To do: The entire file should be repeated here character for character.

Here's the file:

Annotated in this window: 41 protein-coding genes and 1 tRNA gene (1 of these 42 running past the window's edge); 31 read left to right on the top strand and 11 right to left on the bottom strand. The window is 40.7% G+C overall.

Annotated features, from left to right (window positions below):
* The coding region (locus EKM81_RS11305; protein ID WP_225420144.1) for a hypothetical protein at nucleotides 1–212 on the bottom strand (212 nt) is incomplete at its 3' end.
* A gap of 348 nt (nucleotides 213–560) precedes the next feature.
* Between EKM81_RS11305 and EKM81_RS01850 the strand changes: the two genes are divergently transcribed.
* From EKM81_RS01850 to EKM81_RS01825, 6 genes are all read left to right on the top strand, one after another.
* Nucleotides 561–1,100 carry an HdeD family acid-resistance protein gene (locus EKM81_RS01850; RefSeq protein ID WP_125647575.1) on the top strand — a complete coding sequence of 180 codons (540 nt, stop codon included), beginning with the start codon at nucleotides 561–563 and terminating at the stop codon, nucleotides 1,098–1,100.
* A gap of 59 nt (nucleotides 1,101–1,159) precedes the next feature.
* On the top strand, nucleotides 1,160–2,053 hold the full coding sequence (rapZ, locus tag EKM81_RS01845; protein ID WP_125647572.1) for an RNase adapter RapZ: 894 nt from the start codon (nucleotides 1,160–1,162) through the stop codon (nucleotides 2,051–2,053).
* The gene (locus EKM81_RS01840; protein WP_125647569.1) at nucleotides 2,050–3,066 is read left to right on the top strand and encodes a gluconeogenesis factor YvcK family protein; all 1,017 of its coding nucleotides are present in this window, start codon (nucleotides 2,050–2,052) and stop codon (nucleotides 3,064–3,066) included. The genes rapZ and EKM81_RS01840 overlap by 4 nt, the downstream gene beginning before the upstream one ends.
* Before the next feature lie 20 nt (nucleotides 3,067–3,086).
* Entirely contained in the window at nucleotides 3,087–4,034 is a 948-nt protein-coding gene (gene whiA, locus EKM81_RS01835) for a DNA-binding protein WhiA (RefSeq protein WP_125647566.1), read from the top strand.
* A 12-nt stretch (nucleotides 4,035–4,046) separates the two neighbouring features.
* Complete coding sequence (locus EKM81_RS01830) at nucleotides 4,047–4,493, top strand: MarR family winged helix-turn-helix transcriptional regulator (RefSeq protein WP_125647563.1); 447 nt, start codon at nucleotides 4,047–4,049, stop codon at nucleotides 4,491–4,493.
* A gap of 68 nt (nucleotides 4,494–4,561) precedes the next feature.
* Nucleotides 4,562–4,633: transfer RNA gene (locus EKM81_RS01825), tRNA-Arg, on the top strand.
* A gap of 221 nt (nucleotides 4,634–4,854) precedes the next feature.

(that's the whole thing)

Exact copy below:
Annotated in this window: 41 protein-coding genes and 1 tRNA gene (1 of these 42 running past the window's edge); 31 read left to right on the top strand and 11 right to left on the bottom strand. The window is 40.7% G+C overall.

Annotated features, from left to right (window positions below):
* The coding region (locus EKM81_RS11305; protein ID WP_225420144.1) for a hypothetical protein at nucleotides 1–212 on the bottom strand (212 nt) is incomplete at its 3' end.
* A gap of 348 nt (nucleotides 213–560) precedes the next feature.
* Between EKM81_RS11305 and EKM81_RS01850 the strand changes: the two genes are divergently transcribed.
* From EKM81_RS01850 to EKM81_RS01825, 6 genes are all read left to right on the top strand, one after another.
* Nucleotides 561–1,100 carry an HdeD family acid-resistance protein gene (locus EKM81_RS01850; RefSeq protein ID WP_125647575.1) on the top strand — a complete coding sequence of 180 codons (540 nt, stop codon included), beginning with the start codon at nucleotides 561–563 and terminating at the stop codon, nucleotides 1,098–1,100.
* A gap of 59 nt (nucleotides 1,101–1,159) precedes the next feature.
* On the top strand, nucleotides 1,160–2,053 hold the full coding sequence (rapZ, locus tag EKM81_RS01845; protein ID WP_125647572.1) for an RNase adapter RapZ: 894 nt from the start codon (nucleotides 1,160–1,162) through the stop codon (nucleotides 2,051–2,053).
* The gene (locus EKM81_RS01840; protein WP_125647569.1) at nucleotides 2,050–3,066 is read left to right on the top strand and encodes a gluconeogenesis factor YvcK family protein; all 1,017 of its coding nucleotides are present in this window, start codon (nucleotides 2,050–2,052) and stop codon (nucleotides 3,064–3,066) included. The genes rapZ and EKM81_RS01840 overlap by 4 nt, the downstream gene beginning before the upstream one ends.
* Before the next feature lie 20 nt (nucleotides 3,067–3,086).
* Entirely contained in the window at nucleotides 3,087–4,034 is a 948-nt protein-coding gene (gene whiA, locus EKM81_RS01835) for a DNA-binding protein WhiA (RefSeq protein WP_125647566.1), read from the top strand.
* A 12-nt stretch (nucleotides 4,035–4,046) separates the two neighbouring features.
* Complete coding sequence (locus EKM81_RS01830) at nucleotides 4,047–4,493, top strand: MarR family winged helix-turn-helix transcriptional regulator (RefSeq protein WP_125647563.1); 447 nt, start codon at nucleotides 4,047–4,049, stop codon at nucleotides 4,491–4,493.
* A gap of 68 nt (nucleotides 4,494–4,561) precedes the next feature.
* Nucleotides 4,562–4,633: transfer RNA gene (locus EKM81_RS01825), tRNA-Arg, on the top strand.
* A gap of 221 nt (nucleotides 4,634–4,854) precedes the next feature.